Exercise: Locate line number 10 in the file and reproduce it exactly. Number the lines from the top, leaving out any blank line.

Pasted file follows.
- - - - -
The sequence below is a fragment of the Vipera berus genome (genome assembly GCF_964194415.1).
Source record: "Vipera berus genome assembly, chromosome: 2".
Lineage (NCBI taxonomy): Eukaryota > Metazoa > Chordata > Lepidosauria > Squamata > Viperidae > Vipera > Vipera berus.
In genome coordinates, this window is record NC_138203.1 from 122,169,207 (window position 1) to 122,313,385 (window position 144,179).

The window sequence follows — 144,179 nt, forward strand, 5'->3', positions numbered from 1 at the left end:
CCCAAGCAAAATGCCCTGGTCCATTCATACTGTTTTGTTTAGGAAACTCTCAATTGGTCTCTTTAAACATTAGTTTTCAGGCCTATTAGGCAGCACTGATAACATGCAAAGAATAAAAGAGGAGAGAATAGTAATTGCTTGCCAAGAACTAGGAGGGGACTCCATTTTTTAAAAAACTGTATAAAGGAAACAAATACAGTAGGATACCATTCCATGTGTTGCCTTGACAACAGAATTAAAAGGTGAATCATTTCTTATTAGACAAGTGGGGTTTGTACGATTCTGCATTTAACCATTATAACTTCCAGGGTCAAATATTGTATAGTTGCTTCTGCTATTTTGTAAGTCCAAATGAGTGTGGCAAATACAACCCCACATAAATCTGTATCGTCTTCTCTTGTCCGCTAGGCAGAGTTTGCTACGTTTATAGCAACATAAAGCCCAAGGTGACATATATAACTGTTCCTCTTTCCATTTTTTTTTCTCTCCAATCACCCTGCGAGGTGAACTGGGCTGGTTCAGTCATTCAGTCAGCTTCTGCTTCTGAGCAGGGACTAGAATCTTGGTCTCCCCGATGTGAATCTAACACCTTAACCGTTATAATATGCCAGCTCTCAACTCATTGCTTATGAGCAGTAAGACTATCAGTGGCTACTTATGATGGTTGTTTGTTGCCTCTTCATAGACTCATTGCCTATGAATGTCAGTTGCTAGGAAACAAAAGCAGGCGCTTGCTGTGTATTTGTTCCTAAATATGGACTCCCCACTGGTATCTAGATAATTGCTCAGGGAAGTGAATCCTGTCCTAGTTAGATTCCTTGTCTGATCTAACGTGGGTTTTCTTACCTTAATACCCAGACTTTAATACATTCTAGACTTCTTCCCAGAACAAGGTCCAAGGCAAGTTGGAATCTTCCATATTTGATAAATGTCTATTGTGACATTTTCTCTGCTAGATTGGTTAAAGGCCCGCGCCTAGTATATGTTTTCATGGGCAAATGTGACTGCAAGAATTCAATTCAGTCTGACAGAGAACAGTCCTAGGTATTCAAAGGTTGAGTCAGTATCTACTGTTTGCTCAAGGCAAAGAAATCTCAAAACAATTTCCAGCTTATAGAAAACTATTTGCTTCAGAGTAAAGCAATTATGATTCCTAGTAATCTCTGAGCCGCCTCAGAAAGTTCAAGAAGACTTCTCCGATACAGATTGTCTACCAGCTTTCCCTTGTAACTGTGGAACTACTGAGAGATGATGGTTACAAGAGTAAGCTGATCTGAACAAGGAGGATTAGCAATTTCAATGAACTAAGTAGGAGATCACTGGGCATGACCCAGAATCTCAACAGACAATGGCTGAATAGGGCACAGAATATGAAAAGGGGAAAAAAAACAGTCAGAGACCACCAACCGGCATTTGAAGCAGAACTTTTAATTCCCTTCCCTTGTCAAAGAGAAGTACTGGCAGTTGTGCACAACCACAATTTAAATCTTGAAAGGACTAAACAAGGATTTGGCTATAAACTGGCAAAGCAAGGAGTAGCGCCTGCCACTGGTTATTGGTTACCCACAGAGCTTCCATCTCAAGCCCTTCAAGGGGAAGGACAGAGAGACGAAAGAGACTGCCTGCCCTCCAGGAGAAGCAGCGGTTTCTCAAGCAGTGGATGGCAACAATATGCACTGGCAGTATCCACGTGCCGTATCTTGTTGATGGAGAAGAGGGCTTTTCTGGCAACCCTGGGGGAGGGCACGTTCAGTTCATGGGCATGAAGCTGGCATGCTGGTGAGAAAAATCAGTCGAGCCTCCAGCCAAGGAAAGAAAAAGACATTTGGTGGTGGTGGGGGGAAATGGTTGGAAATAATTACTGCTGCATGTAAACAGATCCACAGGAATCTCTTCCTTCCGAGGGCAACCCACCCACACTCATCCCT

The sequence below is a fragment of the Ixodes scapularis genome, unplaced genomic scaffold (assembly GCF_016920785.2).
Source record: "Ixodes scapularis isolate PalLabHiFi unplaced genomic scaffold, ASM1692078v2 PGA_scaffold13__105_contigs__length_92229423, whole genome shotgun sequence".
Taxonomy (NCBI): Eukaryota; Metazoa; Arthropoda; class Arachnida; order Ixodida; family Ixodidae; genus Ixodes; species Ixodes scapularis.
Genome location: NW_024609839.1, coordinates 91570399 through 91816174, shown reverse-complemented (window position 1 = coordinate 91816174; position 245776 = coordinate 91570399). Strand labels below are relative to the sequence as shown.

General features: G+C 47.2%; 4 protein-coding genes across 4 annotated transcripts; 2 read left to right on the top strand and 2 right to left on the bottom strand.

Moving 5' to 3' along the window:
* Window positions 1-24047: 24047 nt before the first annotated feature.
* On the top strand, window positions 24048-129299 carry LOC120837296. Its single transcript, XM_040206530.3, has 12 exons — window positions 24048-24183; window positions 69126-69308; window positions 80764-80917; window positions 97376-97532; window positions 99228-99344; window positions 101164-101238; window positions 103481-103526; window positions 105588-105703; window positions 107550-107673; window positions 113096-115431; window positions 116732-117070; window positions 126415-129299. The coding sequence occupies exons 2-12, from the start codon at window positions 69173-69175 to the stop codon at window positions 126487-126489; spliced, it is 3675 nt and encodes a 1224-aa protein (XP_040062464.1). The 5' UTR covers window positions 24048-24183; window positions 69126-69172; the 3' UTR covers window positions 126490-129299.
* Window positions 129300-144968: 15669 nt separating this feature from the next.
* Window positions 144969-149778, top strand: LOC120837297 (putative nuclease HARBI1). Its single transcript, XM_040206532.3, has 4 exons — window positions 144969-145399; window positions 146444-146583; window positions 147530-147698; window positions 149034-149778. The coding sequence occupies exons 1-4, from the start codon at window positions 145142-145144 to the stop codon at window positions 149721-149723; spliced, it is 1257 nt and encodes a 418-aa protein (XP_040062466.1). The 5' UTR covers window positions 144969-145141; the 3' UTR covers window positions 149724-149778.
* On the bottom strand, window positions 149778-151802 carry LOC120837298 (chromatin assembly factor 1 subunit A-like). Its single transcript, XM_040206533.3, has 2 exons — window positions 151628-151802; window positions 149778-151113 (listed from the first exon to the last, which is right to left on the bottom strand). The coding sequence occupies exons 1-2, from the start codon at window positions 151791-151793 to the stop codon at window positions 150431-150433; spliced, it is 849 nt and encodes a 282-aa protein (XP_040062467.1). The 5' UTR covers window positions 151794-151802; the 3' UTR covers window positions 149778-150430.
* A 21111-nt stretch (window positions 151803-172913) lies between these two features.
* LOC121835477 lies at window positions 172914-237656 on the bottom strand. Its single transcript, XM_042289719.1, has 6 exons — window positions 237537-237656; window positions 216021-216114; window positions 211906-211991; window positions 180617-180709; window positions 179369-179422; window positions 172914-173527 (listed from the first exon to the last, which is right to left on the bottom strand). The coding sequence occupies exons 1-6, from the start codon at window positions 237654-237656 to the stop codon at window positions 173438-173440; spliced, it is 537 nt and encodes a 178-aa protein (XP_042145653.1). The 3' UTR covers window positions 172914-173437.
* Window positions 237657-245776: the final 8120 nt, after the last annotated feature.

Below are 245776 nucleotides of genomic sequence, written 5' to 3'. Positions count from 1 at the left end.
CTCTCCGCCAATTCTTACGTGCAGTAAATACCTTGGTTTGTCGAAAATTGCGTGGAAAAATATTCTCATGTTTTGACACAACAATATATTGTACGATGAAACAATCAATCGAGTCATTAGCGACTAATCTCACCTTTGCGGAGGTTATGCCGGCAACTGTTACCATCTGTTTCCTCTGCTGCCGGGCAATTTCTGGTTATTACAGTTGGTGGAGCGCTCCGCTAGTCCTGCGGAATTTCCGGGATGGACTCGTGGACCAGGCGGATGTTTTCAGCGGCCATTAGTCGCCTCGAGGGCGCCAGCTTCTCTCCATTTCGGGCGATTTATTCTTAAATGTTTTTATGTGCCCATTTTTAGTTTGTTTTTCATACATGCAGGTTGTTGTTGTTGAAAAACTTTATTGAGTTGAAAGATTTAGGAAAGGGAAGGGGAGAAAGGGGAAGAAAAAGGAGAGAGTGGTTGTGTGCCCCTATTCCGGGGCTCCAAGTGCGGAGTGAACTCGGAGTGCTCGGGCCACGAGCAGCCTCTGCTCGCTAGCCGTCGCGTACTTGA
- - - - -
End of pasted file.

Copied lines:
Genome location: NW_024609839.1, coordinates 91570399 through 91816174, shown reverse-complemented (window position 1 = coordinate 91816174; position 245776 = coordinate 91570399). Strand labels below are relative to the sequence as shown.